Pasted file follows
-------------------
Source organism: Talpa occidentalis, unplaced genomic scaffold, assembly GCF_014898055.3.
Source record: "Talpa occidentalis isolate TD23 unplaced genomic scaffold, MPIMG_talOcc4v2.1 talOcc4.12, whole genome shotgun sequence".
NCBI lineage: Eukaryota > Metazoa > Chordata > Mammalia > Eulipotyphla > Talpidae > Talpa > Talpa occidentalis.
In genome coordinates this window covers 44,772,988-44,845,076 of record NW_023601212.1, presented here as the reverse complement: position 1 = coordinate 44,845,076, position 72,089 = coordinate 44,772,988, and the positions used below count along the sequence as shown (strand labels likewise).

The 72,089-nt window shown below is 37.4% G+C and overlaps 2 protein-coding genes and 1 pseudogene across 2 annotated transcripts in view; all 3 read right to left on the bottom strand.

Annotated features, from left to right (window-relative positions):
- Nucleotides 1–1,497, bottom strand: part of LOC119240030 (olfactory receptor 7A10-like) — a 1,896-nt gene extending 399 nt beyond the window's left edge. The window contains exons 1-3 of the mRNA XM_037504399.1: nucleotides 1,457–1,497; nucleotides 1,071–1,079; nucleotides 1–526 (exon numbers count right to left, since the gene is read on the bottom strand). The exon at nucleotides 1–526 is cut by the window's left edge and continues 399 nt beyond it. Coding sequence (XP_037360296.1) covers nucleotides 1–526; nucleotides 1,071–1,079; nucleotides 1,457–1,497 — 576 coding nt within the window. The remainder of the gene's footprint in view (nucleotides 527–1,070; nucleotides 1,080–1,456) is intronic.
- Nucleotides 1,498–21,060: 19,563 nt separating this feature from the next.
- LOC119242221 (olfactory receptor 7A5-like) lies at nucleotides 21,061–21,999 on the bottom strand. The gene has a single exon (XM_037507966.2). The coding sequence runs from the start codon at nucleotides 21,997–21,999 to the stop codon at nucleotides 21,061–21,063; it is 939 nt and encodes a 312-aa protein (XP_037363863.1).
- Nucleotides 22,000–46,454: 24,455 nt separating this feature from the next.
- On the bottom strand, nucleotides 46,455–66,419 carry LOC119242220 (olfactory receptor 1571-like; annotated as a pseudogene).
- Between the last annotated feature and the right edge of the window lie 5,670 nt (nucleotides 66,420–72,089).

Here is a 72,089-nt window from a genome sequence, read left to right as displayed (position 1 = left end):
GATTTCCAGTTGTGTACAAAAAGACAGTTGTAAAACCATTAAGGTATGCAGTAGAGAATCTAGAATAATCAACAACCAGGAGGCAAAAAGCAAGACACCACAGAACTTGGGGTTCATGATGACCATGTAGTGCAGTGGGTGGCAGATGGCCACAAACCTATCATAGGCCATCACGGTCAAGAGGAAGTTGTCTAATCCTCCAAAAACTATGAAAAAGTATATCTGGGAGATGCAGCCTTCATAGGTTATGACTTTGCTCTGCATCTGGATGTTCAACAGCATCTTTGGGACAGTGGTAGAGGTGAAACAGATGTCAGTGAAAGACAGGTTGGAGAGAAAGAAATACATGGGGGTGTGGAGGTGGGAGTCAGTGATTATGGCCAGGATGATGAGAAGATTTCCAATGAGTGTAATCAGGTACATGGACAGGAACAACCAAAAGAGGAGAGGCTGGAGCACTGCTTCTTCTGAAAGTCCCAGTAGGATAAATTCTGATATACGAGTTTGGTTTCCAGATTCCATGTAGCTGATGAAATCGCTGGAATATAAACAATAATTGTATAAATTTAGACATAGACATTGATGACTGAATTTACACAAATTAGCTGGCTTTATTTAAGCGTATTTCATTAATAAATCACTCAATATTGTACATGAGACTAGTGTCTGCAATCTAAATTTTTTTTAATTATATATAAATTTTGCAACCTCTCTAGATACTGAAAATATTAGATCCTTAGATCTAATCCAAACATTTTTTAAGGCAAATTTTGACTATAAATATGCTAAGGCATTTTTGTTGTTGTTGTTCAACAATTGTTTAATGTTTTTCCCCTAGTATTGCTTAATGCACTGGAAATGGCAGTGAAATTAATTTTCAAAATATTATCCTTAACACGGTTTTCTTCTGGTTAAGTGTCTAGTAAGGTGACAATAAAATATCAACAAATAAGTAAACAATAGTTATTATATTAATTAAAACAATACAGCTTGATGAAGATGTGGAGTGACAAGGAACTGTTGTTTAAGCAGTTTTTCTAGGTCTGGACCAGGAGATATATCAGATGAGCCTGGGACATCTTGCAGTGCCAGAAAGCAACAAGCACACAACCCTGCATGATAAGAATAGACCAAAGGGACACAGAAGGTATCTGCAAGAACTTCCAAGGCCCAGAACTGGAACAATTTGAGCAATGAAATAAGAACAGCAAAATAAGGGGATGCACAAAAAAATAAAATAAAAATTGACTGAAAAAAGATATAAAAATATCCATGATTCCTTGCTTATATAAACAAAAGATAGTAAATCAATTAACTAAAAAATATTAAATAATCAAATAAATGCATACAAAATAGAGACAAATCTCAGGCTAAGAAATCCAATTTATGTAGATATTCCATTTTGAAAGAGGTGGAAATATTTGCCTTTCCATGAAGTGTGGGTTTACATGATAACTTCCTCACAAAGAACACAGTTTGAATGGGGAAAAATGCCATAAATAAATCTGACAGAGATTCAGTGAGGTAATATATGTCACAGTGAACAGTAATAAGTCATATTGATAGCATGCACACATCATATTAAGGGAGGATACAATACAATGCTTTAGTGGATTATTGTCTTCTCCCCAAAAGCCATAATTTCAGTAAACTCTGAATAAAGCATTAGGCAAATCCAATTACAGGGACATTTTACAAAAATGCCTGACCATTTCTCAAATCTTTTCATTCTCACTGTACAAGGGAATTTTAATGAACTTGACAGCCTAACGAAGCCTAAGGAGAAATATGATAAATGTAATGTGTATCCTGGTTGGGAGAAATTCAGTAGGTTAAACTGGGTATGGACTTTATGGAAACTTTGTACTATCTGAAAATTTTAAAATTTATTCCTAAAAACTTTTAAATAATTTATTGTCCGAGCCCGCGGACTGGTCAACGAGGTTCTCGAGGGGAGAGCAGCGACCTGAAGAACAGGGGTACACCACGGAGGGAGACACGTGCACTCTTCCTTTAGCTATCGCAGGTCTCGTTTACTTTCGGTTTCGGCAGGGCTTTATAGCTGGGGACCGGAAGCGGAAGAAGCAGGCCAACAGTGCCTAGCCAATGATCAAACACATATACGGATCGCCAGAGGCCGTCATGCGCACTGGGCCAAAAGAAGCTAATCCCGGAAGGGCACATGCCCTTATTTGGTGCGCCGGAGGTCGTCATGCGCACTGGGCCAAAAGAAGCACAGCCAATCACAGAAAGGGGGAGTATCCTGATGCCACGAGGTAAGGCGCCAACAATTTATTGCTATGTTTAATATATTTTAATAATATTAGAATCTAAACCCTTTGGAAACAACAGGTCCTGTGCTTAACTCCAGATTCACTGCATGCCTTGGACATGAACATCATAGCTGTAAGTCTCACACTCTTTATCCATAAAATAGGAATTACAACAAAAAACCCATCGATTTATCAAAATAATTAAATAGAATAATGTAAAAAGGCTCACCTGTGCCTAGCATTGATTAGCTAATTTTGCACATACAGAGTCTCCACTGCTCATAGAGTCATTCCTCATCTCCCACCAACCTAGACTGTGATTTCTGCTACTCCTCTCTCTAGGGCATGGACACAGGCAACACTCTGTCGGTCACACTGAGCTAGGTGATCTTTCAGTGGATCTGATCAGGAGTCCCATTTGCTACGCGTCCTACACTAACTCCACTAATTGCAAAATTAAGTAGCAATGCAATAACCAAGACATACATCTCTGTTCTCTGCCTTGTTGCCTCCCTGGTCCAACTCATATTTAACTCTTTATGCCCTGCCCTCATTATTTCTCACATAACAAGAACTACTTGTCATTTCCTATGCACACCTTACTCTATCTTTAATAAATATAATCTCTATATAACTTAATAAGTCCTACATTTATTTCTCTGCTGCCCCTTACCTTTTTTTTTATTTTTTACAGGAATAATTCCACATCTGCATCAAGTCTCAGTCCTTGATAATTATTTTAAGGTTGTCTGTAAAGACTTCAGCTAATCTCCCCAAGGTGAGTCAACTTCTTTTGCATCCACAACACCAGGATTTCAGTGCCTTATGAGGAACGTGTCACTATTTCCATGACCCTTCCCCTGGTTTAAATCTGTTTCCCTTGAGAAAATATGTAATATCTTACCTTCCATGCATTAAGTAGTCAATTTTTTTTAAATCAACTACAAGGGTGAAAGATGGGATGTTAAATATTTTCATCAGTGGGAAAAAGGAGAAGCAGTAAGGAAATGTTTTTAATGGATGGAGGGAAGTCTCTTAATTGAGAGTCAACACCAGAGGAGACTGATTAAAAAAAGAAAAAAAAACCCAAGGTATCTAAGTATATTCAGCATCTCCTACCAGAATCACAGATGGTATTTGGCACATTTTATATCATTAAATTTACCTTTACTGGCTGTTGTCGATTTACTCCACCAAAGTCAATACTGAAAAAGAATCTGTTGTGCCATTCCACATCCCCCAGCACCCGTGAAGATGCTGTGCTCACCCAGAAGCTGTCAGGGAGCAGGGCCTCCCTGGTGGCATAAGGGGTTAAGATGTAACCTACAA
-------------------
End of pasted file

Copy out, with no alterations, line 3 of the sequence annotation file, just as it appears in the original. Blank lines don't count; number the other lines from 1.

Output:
NCBI lineage: Eukaryota > Metazoa > Chordata > Mammalia > Eulipotyphla > Talpidae > Talpa > Talpa occidentalis.